http://clscholarship.org/details/turkish-izmir.htm


Renata Giannini

Recently, Ph.D. student Renata Giannini was invited by the Office of Intercultural Relations to discuss her field research conducted in the summer of 2011 in Haiti as part of their “Faculty Voices” lecture series. Giannini’s research in Haiti focused on issues of gender-based violence in conflict and post-conflict situations, specifically in the country of Haiti.

In February of 2012, Giannini will be leaving for the Democratic Republic of Congo in order to conduct the same sort of research on gender-based violence, this time in a true conflict zone. She hopes that this research, performed in conjunction with the Latin American Defense and Security Network, will form the basis for her Ph.D. dissertation.


Savannah Eck

Savannah Eck Heads to U.N. to Learn Advocacy Skills

at Commission on the Status of Women Conference

 

 

BOSTON – Savannah Eck of Newport News, a student at Old Dominion University, will gain experience in the art of advocacy before the United Nations through sessions to be held Feb. 25th –March 3rd 2012, in conjunction with meetings of the Commission on the Status of Women at United Nations headquarters in New York City.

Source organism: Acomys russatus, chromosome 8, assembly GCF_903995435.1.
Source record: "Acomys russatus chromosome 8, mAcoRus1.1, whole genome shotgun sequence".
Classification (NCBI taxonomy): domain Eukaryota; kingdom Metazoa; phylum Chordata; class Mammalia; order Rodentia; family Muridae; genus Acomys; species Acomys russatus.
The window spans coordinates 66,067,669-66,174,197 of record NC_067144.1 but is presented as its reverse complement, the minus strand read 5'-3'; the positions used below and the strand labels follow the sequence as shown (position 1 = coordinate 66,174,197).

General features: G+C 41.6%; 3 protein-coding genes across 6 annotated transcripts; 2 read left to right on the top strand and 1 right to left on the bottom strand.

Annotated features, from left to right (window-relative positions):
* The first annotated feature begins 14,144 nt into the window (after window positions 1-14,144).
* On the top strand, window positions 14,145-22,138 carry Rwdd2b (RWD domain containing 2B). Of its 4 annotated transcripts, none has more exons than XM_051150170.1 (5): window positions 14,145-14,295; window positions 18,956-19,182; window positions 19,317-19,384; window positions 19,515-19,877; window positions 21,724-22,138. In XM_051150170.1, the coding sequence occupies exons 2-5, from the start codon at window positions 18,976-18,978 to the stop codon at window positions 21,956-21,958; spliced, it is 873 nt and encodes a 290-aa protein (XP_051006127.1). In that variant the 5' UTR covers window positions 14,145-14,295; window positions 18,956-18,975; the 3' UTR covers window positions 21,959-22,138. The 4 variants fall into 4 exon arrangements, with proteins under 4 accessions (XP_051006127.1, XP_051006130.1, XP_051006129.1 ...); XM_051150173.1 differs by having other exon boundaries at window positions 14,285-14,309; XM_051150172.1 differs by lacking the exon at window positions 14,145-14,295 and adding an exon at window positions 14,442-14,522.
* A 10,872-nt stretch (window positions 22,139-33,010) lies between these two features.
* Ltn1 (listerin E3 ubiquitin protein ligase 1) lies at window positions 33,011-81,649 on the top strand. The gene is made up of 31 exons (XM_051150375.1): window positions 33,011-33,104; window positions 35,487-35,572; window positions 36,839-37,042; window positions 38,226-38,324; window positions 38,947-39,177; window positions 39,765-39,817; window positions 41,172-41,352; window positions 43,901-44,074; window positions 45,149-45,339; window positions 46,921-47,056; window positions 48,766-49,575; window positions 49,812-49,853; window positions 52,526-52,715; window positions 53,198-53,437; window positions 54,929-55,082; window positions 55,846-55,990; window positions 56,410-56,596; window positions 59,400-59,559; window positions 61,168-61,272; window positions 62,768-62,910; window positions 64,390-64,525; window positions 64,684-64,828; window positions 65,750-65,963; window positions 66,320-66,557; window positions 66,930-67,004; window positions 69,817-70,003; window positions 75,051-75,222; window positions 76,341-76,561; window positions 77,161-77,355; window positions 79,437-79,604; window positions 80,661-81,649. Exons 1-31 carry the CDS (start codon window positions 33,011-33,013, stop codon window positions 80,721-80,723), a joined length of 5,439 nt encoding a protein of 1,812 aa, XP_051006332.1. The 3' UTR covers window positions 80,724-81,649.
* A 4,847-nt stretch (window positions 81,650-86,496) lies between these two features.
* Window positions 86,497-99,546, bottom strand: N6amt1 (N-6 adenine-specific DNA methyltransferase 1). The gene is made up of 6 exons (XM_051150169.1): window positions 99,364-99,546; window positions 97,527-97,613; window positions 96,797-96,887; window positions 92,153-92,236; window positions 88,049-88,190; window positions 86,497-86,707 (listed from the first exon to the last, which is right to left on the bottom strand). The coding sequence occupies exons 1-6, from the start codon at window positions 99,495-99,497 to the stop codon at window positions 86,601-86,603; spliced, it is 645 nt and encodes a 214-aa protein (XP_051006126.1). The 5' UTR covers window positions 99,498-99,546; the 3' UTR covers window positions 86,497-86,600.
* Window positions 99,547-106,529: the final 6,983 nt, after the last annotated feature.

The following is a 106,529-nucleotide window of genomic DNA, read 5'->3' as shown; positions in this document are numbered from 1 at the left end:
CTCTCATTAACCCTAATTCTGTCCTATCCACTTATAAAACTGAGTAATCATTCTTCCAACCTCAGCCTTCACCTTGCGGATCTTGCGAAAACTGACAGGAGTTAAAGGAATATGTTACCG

Eck is one of 20 women students chosen from across the nation to participate in the practicum, which offers an opportunity to observe how the United Nations works to address issues requiring multilateral engagement and coordinated action.

 

She will gain temporary delegate status, attend official and non-government organization (NGO) sessions, and contribute to the official documentation of both official and NGO meetings.

 

The practicum on the Commission on the Status of Women is sponsored by the Center for Women's Health and Human Rights at Suffolk University, Boston; the Women's International League for Peace and Freedom and the National Women's Studies Association.

 

In addition to learning about negotiation, advocacy points, and networking, Savannah Eck must complete several assignments, the most important of which is to create an advocacy project when she returns to the Old Dominion University campus.